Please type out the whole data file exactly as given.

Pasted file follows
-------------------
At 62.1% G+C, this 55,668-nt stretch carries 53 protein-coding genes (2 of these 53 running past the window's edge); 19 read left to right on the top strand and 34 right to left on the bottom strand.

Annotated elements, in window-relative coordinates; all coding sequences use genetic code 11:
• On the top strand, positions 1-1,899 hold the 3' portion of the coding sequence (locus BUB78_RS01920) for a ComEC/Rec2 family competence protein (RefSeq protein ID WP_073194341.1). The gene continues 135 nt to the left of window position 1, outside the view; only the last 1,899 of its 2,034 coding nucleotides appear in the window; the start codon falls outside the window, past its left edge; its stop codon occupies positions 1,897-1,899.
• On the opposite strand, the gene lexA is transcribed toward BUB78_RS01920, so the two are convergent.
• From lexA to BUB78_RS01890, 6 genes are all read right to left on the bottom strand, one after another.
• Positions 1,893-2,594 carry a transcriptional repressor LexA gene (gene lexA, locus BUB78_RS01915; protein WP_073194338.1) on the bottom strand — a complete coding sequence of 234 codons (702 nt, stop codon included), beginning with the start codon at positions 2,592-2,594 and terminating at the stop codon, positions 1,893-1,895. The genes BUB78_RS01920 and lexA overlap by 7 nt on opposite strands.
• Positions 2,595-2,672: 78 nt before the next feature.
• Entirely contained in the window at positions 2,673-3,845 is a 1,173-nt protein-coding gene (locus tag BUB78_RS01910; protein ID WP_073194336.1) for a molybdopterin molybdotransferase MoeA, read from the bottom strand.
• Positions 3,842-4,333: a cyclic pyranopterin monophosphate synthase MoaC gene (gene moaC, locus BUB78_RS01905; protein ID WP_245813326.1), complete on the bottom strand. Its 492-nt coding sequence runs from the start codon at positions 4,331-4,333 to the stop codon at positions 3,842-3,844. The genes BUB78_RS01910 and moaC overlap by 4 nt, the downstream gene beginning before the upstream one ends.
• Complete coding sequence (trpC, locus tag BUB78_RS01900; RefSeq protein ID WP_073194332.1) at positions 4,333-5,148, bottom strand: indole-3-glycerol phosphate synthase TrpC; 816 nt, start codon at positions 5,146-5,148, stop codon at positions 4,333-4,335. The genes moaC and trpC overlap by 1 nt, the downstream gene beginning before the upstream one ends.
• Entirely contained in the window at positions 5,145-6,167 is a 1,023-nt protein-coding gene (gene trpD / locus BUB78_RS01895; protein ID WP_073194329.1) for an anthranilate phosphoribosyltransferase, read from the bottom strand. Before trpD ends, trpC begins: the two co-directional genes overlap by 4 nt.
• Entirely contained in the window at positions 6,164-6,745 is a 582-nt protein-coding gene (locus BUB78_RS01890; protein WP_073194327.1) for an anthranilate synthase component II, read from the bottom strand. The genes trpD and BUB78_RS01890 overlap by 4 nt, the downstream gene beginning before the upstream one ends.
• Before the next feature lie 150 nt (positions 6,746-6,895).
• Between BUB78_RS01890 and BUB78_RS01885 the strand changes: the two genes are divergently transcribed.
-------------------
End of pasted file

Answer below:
At 62.1% G+C, this 55,668-nt stretch carries 53 protein-coding genes (2 of these 53 running past the window's edge); 19 read left to right on the top strand and 34 right to left on the bottom strand.

Annotated elements, in window-relative coordinates; all coding sequences use genetic code 11:
• On the top strand, positions 1-1,899 hold the 3' portion of the coding sequence (locus BUB78_RS01920) for a ComEC/Rec2 family competence protein (RefSeq protein ID WP_073194341.1). The gene continues 135 nt to the left of window position 1, outside the view; only the last 1,899 of its 2,034 coding nucleotides appear in the window; the start codon falls outside the window, past its left edge; its stop codon occupies positions 1,897-1,899.
• On the opposite strand, the gene lexA is transcribed toward BUB78_RS01920, so the two are convergent.
• From lexA to BUB78_RS01890, 6 genes are all read right to left on the bottom strand, one after another.
• Positions 1,893-2,594 carry a transcriptional repressor LexA gene (gene lexA, locus BUB78_RS01915; protein WP_073194338.1) on the bottom strand — a complete coding sequence of 234 codons (702 nt, stop codon included), beginning with the start codon at positions 2,592-2,594 and terminating at the stop codon, positions 1,893-1,895. The genes BUB78_RS01920 and lexA overlap by 7 nt on opposite strands.
• Positions 2,595-2,672: 78 nt before the next feature.
• Entirely contained in the window at positions 2,673-3,845 is a 1,173-nt protein-coding gene (locus tag BUB78_RS01910; protein ID WP_073194336.1) for a molybdopterin molybdotransferase MoeA, read from the bottom strand.
• Positions 3,842-4,333: a cyclic pyranopterin monophosphate synthase MoaC gene (gene moaC, locus BUB78_RS01905; protein ID WP_245813326.1), complete on the bottom strand. Its 492-nt coding sequence runs from the start codon at positions 4,331-4,333 to the stop codon at positions 3,842-3,844. The genes BUB78_RS01910 and moaC overlap by 4 nt, the downstream gene beginning before the upstream one ends.
• Complete coding sequence (trpC, locus tag BUB78_RS01900; RefSeq protein ID WP_073194332.1) at positions 4,333-5,148, bottom strand: indole-3-glycerol phosphate synthase TrpC; 816 nt, start codon at positions 5,146-5,148, stop codon at positions 4,333-4,335. The genes moaC and trpC overlap by 1 nt, the downstream gene beginning before the upstream one ends.
• Entirely contained in the window at positions 5,145-6,167 is a 1,023-nt protein-coding gene (gene trpD / locus BUB78_RS01895; protein ID WP_073194329.1) for an anthranilate phosphoribosyltransferase, read from the bottom strand. Before trpD ends, trpC begins: the two co-directional genes overlap by 4 nt.
• Entirely contained in the window at positions 6,164-6,745 is a 582-nt protein-coding gene (locus BUB78_RS01890; protein WP_073194327.1) for an anthranilate synthase component II, read from the bottom strand. The genes trpD and BUB78_RS01890 overlap by 4 nt, the downstream gene beginning before the upstream one ends.
• Before the next feature lie 150 nt (positions 6,746-6,895).
• Between BUB78_RS01890 and BUB78_RS01885 the strand changes: the two genes are divergently transcribed.